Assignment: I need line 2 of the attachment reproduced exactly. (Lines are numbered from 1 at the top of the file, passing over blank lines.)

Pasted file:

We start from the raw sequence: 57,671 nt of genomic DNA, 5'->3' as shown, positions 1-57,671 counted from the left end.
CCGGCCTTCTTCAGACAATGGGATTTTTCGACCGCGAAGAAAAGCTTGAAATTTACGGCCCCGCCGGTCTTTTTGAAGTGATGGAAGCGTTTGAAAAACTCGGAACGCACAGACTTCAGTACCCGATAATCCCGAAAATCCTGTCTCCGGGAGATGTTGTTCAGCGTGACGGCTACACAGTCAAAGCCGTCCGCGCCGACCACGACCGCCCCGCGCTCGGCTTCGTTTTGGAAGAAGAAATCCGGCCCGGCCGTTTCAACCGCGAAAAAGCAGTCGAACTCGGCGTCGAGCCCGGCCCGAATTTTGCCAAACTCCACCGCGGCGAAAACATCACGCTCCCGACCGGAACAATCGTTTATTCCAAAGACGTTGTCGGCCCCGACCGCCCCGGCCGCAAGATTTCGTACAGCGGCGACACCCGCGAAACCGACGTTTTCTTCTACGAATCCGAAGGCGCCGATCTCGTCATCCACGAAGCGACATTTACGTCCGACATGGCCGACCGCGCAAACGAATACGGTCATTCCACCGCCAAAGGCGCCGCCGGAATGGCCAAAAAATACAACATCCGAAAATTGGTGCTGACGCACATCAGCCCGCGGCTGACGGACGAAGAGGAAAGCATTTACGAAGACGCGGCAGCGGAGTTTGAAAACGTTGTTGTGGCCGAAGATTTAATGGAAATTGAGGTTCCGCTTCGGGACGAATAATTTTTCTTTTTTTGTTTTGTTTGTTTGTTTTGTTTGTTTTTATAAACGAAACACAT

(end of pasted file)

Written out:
CCGGCCTTCTTCAGACAATGGGATTTTTCGACCGCGAAGAAAAGCTTGAAATTTACGGCCCCGCCGGTCTTTTTGAAGTGATGGAAGCGTTTGAAAAACTCGGAACGCACAGACTTCAGTACCCGATAATCCCGAAAATCCTGTCTCCGGGAGATGTTGTTCAGCGTGACGGCTACACAGTCAAAGCCGTCCGCGCCGACCACGACCGCCCCGCGCTCGGCTTCGTTTTGGAAGAAGAAATCCGGCCCGGCCGTTTCAACCGCGAAAAAGCAGTCGAACTCGGCGTCGAGCCCGGCCCGAATTTTGCCAAACTCCACCGCGGCGAAAACATCACGCTCCCGACCGGAACAATCGTTTATTCCAAAGACGTTGTCGGCCCCGACCGCCCCGGCCGCAAGATTTCGTACAGCGGCGACACCCGCGAAACCGACGTTTTCTTCTACGAATCCGAAGGCGCCGATCTCGTCATCCACGAAGCGACATTTACGTCCGACATGGCCGACCGCGCAAACGAATACGGTCATTCCACCGCCAAAGGCGCCGCCGGAATGGCCAAAAAATACAACATCCGAAAATTGGTGCTGACGCACATCAGCCCGCGGCTGACGGACGAAGAGGAAAGCATTTACGAAGACGCGGCAGCGGAGTTTGAAAACGTTGTTGTGGCCGAAGATTTAATGGAAATTGAGGTTCCGCTTCGGGACGAATAATTTTTCTTTTTTTGTTTTGTTTGTTTGTTTTGTTTGTTTTTATAAACGAAACACAT